What i mean is this when confronted with naming your

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What I mean is this: When confronted with naming your terms or price, counter by recalling a similar deal which establishes your “ballpark,” albeit the best possible ballpark you wish to be in. Instead of saying, “I’m worth $110,000,” Jerry might have said, “At top places like X Corp., people in this job get between $130,000 and $170,000.” That gets your point across without moving the other party into a defensive position. And it gets him thinking at higher levels. Research shows that people who hear extreme anchors unconsciously adjust their expectations in the direction of the opening number. Many even go directly to their price limit. If Jerry had given this range, the firm probably would have offered $130,000 because it looked so cheap next to $170,000. In a recent study, 4 Columbia Business School psychologists found that job applicants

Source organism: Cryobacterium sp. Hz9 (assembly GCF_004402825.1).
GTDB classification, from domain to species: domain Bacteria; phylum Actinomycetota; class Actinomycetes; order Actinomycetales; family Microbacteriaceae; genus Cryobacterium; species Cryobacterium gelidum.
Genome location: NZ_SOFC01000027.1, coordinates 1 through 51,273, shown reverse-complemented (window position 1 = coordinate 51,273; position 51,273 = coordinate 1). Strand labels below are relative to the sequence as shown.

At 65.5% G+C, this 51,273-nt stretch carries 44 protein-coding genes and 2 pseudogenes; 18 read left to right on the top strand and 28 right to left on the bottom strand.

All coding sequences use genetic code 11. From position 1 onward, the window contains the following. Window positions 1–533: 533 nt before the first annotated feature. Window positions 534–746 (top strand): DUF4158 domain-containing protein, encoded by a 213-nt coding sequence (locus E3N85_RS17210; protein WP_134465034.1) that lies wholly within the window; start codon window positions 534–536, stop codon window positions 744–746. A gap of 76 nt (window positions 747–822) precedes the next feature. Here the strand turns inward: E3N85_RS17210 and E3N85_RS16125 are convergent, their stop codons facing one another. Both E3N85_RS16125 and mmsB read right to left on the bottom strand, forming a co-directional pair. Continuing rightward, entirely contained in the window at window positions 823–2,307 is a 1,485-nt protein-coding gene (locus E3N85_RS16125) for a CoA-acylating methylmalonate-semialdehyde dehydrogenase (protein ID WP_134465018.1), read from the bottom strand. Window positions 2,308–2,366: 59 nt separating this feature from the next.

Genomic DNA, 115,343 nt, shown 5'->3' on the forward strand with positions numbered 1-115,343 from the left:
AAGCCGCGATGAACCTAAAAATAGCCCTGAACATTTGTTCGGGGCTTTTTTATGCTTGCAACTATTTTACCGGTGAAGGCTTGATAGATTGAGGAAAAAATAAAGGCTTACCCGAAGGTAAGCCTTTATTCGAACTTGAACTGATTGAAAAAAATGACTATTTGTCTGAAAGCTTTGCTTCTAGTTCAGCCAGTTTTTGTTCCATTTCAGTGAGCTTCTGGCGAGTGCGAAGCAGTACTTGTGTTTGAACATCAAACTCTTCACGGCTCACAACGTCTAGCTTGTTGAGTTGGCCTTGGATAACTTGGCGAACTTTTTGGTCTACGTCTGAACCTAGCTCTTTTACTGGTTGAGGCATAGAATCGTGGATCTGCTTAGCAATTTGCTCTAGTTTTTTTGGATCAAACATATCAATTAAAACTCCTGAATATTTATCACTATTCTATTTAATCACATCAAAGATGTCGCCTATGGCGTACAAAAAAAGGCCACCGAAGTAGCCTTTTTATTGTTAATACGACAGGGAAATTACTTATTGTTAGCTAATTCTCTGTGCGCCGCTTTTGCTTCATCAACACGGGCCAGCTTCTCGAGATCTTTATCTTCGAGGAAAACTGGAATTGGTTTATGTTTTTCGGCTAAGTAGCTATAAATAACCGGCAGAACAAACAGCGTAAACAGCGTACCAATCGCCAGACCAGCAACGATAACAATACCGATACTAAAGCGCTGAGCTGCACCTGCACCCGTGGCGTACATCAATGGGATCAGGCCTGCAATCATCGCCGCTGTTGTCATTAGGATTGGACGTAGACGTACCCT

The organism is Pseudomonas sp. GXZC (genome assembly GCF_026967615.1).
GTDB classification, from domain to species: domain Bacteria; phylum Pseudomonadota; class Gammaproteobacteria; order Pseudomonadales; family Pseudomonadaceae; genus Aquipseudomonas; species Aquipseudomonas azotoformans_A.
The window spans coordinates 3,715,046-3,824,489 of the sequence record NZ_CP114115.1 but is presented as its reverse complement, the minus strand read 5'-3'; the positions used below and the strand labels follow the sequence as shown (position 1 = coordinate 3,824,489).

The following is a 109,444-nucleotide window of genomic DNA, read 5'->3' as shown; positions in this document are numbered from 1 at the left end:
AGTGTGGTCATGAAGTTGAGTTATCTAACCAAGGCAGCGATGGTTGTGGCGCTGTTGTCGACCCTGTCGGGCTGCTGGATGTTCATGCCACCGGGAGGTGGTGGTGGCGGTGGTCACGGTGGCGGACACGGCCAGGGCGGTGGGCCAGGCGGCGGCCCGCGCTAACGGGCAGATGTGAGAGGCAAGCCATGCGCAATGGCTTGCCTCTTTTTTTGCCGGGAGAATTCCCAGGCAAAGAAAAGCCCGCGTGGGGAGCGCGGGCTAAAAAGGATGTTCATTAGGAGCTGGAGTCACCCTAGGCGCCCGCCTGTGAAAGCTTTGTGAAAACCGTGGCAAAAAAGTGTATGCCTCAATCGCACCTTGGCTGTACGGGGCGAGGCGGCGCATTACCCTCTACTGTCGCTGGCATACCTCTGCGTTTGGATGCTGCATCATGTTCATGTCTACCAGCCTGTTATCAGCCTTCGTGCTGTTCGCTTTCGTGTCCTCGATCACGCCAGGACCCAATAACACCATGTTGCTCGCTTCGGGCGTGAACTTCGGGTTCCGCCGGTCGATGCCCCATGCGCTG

who named a range received significantly higher overall salaries than those who offered a number, especially if their range was a “bolstering range,” in which the low number in the range was what they actually wanted. Understand, if you offer a range (and it’s a good idea to do so) expect them to come in at the low end. 4. PIVOT TO NONMONETARY TERMS People get hung up on “How much?” But don’t deal with numbers in isolation. That leads to bargaining, a series of rigid positions defined by emotional views of fairness and pride. Negotiation is a more intricate and subtle dynamic than that. One of the easiest ways to bend your counterpart’s reality to your point of view is by pivoting to nonmonetary terms. After you’ve anchored them high, you can make your offer seem reasonable by offering things that aren’t important to you but could be important to them. Or if their offer is low you could ask for things that matter more to you than them. Since this is sometimes difficult, what we often do is throw out examples to start the brainstorming process. Not long ago I did some training for the Memphis Bar Association. Normally, for the training they were looking for, I’d charge $25,000 a day. They came in with a much lower offer that I balked at. They then offered to do a cover story about me in their association magazine. For me to be on the cover of a magazine that went out to who knows how many of the country’s top lawyers was priceless advertising. (Plus my mom is really proud of it!) They had to put something on the cover anyway, so it had zero cost to them and I gave them a steep discount on my fee. I constantly use that as an example in my negotiations now when I name a price. I want to stimulate my counterpart’s brainstorming to see what valuable nonmonetary gems they might have that are cheap to them but valuable to me. 5. WHEN YOU DO TALK NUMBERS, USE ODD ONES Every number has a psychological significance that goes beyond its value. And I’m not just talking about how you love 17 because you think it’s lucky. What I mean is that, in terms of negotiation, some numbers appear more immovable than others.

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